|Cadillac Seville||MG Kit Car||Jensen Interceptor||Two '60's Studebakers||1965 Corvette|
|1965 El Camino
||BMW cars||1965 Pontiac GTO||Jeep
Hi power and auxiliary lighting was added by Bill. The car was refinished and detailed by Cadillac before returning to daily service. Now; more than 50,000 miles later Bill is still excited when he drives his car. It is smooth, quick, and quiet.
Jim had wanted a replica MG kit car for a number of years. Then his son located one in Utah. The vehicle was shipped to California before a thorough inspection. I discovered this MG had a worn Chevette drive train and suspension. Fowler Automotive repaired the front suspension and revised the rear suspension. Various items in the drive train were reworked. Installing a California legal emission system was needed for certification. A fuel cell with rollover protection was installed.
This is a 1974 Jensen Interceptor. It went through several owners until coming into Bob's ownership. Bob likes British cars and has Jaguar and Aston Martin cars in his stable. This one had been disassembled mechanically over a few years time and the parts scattered into various storage locations; both in and outdoors .... Some were left here at my shop by the former owner; who started out to repair a damaged and overheating engine, which is how I met Bob. He wanted to find all the parts and see if there was a possibility of putting a vehicle back together. Well; with enough work anything is possible. Bob took about a year to gather things up and do preliminary cleaning and evaluation. I started on the Chrysler 440 Cid engine and finished it about 8 or 9 months later. I changed it to Keith Black pistons and quench style combustion chambers, installed a revised camshaft from Hughes Engines ( http://www.hughesengines.com/ ) and complementary valve train parts from Competition Cams. We lightened the rods and crank as part of generally rebuilding and updating the already stout power plant. MoPar had a great manifold and a few other items we needed that took forever to special order but were worth the wait. Meanwhile Bob was arranging for the transmission and other accessories to be rebuilt and doing interior and body chores. A shop in Los Gatos installed the engine and did a lot of under hood head scratching and parts locating to produce a "drivable under its own power" chassis. Then we got serious about assembling a car. I did some under hood detailing, built an oversize mandrel bent exhaust system and re-plumbed the fuel and emission systems. Bob continued on the interior and accessories until he was ready to drive the car to a specialty shop in Washington state to have the wooden dash and console veneer replaced and the air conditioning restored. He returned a few weeks later a happy man. This car gives a new meaning to the concept of high speed cruising. Effortless, understated, solid, comfortable for hours behind the wheel driving is what this car is all about. It can also chirp the tires into second gear and hit 80 mph in a city block which is a bit mind boggling for a vehicle that weights nearly as much as a Chevrolet Suburban. It turned in a bit better than 17 mpg on the Washington run. Now Bob is looking for a few bits of trim, a great radio, and more open roads.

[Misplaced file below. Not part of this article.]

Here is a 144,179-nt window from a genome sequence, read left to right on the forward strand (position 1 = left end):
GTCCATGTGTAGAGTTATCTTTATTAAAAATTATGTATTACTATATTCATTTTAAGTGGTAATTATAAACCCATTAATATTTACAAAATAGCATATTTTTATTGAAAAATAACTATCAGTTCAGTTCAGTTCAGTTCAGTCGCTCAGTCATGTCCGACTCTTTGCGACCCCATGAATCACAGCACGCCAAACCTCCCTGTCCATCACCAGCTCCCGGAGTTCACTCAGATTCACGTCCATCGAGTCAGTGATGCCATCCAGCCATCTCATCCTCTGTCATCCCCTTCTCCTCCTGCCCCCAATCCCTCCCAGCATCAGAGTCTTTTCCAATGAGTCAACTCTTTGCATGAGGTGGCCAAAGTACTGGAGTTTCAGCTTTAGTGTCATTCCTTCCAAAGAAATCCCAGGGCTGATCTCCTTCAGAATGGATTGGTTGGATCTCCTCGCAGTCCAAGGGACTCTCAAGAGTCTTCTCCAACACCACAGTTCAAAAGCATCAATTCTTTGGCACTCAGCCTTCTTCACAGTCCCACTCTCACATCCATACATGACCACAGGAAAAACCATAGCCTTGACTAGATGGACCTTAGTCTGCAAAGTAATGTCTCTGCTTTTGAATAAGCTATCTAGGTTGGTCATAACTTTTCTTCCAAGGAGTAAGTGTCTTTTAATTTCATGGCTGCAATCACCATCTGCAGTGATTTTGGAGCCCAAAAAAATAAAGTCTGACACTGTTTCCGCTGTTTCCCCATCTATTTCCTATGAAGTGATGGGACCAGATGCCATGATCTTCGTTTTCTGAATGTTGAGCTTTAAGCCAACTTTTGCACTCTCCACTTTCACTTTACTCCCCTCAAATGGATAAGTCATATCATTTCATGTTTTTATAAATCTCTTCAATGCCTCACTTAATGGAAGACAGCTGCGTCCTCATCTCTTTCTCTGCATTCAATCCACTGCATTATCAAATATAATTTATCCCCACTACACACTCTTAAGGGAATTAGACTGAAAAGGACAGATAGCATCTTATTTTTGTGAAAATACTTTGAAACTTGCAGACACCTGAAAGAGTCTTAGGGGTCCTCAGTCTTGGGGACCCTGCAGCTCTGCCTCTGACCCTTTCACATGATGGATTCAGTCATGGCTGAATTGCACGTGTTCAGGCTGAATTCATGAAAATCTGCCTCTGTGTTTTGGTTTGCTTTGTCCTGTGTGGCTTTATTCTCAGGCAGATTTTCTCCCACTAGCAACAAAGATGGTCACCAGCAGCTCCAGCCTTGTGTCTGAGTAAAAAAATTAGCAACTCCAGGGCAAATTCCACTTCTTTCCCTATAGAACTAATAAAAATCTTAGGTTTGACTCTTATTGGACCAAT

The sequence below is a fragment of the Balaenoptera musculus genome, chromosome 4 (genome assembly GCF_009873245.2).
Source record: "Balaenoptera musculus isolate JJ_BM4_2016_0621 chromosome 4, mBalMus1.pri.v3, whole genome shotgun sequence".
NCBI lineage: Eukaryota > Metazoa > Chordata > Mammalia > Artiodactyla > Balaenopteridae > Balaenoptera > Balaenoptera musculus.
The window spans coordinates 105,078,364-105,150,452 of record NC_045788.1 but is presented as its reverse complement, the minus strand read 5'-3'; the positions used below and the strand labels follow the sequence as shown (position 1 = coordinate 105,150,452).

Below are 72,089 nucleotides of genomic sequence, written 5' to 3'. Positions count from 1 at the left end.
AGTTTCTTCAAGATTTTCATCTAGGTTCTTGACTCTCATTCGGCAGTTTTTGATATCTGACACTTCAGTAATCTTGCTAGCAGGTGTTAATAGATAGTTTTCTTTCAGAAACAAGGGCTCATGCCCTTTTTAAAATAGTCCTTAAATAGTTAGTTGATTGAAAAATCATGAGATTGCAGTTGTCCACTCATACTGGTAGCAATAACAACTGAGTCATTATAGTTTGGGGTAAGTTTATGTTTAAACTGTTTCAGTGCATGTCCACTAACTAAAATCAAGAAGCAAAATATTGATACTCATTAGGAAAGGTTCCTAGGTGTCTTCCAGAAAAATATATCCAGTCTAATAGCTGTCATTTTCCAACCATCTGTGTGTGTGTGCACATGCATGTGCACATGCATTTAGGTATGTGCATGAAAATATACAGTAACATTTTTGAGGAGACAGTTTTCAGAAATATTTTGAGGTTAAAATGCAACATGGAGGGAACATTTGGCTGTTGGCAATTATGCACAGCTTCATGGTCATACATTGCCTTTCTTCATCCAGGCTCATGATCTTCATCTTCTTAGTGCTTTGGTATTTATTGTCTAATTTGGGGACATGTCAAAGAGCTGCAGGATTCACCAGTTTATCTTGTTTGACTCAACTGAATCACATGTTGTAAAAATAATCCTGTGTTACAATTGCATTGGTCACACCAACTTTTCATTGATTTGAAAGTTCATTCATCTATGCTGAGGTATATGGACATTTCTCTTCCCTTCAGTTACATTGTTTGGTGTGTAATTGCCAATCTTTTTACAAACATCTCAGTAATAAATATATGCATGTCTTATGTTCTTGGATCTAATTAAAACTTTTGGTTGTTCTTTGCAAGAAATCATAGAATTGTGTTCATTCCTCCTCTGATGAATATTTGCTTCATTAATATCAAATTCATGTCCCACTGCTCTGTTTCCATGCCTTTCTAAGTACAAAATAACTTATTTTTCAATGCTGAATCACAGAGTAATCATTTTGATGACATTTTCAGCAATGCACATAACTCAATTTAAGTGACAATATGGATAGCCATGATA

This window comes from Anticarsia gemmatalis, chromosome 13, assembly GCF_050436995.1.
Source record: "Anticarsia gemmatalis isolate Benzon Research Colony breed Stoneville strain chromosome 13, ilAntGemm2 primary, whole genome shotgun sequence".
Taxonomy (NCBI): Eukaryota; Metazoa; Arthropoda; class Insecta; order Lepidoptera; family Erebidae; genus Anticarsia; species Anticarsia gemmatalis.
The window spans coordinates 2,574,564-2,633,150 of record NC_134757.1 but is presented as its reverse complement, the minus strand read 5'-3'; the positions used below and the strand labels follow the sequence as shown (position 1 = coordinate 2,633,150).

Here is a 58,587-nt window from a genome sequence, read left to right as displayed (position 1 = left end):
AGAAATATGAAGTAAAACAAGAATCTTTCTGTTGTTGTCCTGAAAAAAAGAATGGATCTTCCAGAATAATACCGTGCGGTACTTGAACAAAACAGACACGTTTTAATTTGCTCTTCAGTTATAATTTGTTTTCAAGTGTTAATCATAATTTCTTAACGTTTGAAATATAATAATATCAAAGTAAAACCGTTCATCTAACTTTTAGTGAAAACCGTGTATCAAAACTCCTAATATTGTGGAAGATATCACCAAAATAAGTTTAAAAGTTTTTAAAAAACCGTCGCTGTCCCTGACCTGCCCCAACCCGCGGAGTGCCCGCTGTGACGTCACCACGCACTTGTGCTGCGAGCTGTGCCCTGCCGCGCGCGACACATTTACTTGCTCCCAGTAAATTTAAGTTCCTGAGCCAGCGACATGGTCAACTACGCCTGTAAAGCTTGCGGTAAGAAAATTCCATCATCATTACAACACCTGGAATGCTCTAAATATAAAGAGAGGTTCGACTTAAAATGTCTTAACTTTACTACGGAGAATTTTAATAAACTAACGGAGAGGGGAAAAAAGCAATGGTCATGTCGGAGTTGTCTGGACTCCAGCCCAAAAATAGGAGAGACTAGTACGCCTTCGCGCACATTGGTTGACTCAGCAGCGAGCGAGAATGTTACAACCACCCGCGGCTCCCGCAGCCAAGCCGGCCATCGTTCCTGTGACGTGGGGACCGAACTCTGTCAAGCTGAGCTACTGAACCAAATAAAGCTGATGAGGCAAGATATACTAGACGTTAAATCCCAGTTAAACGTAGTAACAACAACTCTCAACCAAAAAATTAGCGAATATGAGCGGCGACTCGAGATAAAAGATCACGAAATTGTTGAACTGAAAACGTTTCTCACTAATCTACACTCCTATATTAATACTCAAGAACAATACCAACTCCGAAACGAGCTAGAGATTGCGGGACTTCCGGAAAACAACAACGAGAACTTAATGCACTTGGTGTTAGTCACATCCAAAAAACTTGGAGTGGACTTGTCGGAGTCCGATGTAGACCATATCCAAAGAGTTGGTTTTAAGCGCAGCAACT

These are a pair of Studebaker vehicles. The one on the left is Annette's Lark sedan and the truck is Hans '64 half ton. Both have V-8 power and have been driven almost daily for several decades. I started working for Hans and his wife when he was too busy or needed professional help repairing the Lark. Beginning in 1969 or '70 and continuing to the present I have rebuilt it's engine in 1975 and again in 1996. The Pickup came into Hans garage about 1968 and I did a few things for him to it over the years eventually rebuilding the mechanics of the vehicle and engine in 1997. Both engines required odd sized parts here and there and conversion for unleaded fuel. Both have a bit more compression than stock and a bit of head porting. A local shop, Dunn's Autobody, reworked the truck's body, floor panels, and paint. Hans has done most of his own service work over the years and really loves these cars. They are both quite original. Between them they represent nearly a half million miles of driving and customer satisfaction.
I guess everyone who has been working on cars for awhile has done a few Corvettes. This 1965 Convertible is one of several I take care of and has given a lot of pleasure to Don who bought it in 1966. I started servicing it in 1969. He drives it almost every day, and has steadfastly refused to give it to his adult children. About five years ago we figured he had more than 600,000 miles on the odometer. His car started out as a 365 HP 327 with a 4 speed but that engine assembly was swapped out and taken as a "core" on it's first rebuild by another shop a long time ago. Presently it is powered by a 327 of about 300 HP using World S/R heads and a mild GM cam I built for him in 1987. It was balanced, blueprinted, and the compression height carefully set. Don has worn out 3 or 4 engines, had the transmission and rear end rebuilt twice and the suspension overhauled more or less 4 times. I've put an interior in it a couple of times and done most of the mechanical repairs of any consequence except the differential and trailing arms. Herlinger Corvette Repair takes care of those sub assemblies. Several shops have done general maintenance or body repairs and paint over the years. In the last ten years we have started to put the car back to a more "original" configuration. Little things that have gotten lost or broken are becoming more important and the correctness of replacement parts is being given more effort. But make no mistake, this is no garage queen. Any day Don wants to see people or do business he twists the key and the pipes rumble to life. His car is a driver and I bet Don will keep it that way.
1965 Pontiac GTO. This is a car I wish I had more photos of as it evolved. I bought it the summer I graduated from High School. It was a bone stock 389Cid 4bbl, 4 speed convertible in perfect shape so I immediately started to change it around for better road performance. Somehow I missed the fact it would make a better Drag Racer than Road Race vehicle because my friends were running Corvettes', Camaros', and a Boss 302 Mustang in SCCA production modified classes in the early 1970's.I lowered the car, tried many different shock, spring, sway bar combinations, performed various engine modifications, made a front disc brake conversion and boxed my rear control arms and many other modifications popular at the time including headers and what amounted to 4 inch open exhaust pipes.. I learned a lot about what works and what doesn't.